Tuesday, December 6, 2016

having children ... NOT

The other side of the coin ... or, perhaps rather, the point at which heads and tails intermingle and wonder is no longer a bright and shining star but rather a dust storm with bright spots or a bit of wheat within the undeniable chaff. Having children is, if you listen to the whispers, a "blessing" that, ipso facto, cannot be gainsaid in social settings. There is no room for "but," and yet any parent who has taken the trouble to be a parent has slammed into the "but" wall. Rituals shudder where "buts" assert themselves. And yet, without the "buts," how honest could anything be? Is ritual more important than honesty? I don't know.
French author Corinne Maier has two children but can't wait for the youngest to leave home, saying they have left her "exhausted and bankrupt".
Her attack on "idealising parenthood" struck a chord with many mothers and fathers around the world. Here are some of their comments - followed by the responses from others who completely disagreed.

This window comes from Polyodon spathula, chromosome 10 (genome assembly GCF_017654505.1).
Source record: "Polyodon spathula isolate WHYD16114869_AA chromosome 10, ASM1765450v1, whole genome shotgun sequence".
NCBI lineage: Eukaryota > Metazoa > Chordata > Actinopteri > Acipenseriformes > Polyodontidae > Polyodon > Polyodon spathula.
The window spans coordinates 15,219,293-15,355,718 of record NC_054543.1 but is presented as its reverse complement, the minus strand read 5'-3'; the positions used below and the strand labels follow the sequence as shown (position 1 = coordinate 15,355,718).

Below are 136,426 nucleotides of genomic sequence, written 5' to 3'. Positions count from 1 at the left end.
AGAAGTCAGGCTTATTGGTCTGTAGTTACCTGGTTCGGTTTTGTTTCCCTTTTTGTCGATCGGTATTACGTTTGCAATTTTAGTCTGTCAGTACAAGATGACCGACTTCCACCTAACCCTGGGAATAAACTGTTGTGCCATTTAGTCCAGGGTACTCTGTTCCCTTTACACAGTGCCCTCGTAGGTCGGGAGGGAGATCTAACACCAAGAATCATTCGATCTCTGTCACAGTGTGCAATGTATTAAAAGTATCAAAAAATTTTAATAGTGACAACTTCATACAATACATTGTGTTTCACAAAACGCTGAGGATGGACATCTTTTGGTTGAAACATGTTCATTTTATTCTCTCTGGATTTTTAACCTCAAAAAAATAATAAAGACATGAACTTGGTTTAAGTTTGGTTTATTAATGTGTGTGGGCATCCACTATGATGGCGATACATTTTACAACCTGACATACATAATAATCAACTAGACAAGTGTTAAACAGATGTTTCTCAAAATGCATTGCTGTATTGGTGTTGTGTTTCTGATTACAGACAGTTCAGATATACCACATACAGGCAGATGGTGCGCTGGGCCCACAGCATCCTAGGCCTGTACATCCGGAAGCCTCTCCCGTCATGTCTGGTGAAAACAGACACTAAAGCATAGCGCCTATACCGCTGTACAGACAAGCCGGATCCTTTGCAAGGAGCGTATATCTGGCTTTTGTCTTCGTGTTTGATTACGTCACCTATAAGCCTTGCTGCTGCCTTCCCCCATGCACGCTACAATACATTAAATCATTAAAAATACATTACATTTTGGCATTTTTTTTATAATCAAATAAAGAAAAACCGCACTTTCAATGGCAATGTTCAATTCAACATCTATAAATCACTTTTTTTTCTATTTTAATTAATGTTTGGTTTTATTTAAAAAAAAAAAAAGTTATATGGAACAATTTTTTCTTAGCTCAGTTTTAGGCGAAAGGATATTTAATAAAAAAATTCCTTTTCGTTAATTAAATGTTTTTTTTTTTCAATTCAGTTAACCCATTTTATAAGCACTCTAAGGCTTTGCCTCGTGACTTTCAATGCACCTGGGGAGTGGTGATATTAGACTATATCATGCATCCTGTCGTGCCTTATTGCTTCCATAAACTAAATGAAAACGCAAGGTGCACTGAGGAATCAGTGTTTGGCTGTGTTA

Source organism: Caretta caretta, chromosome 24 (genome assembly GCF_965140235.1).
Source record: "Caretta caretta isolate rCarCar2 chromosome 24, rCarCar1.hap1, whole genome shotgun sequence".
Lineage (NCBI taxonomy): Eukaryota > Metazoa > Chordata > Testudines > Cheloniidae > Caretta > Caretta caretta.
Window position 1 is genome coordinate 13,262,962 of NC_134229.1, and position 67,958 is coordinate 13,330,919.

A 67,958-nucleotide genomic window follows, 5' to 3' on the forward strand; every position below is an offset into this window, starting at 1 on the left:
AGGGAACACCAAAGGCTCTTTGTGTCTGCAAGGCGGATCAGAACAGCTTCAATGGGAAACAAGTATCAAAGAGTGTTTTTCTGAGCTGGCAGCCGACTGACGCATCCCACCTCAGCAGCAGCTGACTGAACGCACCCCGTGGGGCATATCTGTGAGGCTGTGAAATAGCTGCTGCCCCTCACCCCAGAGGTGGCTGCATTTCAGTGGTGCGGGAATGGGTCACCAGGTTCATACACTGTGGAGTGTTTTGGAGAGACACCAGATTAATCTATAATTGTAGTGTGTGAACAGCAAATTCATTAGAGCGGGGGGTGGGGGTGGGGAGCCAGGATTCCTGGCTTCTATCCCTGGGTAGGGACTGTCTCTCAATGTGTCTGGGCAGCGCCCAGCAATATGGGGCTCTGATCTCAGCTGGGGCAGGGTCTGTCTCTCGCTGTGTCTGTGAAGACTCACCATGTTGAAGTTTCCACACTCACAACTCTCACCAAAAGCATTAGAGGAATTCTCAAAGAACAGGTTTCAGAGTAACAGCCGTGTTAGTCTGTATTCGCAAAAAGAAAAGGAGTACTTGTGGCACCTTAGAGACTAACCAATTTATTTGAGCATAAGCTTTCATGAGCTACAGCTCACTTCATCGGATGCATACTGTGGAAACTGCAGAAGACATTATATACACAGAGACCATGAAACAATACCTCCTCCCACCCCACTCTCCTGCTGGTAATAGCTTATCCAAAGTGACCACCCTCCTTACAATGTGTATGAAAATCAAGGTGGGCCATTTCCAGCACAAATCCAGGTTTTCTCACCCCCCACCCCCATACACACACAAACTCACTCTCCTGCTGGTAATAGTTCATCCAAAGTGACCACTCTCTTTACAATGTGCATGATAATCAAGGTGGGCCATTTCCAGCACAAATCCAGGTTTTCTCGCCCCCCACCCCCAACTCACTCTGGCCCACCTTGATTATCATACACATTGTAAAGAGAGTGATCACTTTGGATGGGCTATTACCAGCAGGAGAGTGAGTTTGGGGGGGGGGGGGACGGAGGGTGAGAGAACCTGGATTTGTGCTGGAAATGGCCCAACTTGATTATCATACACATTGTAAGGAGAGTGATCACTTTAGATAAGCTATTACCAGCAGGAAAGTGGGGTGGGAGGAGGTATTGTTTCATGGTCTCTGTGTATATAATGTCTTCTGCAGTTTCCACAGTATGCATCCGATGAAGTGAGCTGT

Perhaps some TED talker will come up with an oleaginous, one-size-fits-all approach to all this, but I have a feeling that the bottom line is simply learning to live with the I-don't-knows. Good, bad, having kids, not having kids ... it's nice to air the laundry, I think.

PS. And associatively there is a study:
The regular use of Caesarean sections is having an impact on human evolution, say scientists.
More mothers now need surgery to deliver a baby due to their narrow pelvis size, according to a study.
Researchers estimate cases where the baby cannot fit down the birth canal have increased from 30 in 1,000 in the 1960s to 36 in 1,000 births today.


  1. I forget his name, but back in the 60's there was a comic who said his parents saw him for what he was, "a punishment from god".

  2. That article you referenced went on to interview other scientists. The clear suggestion is that there are multiple causes for the increase in C-sections.

    As for child raising, our culture has changed so much that many of us are totally unprepared for what's in store.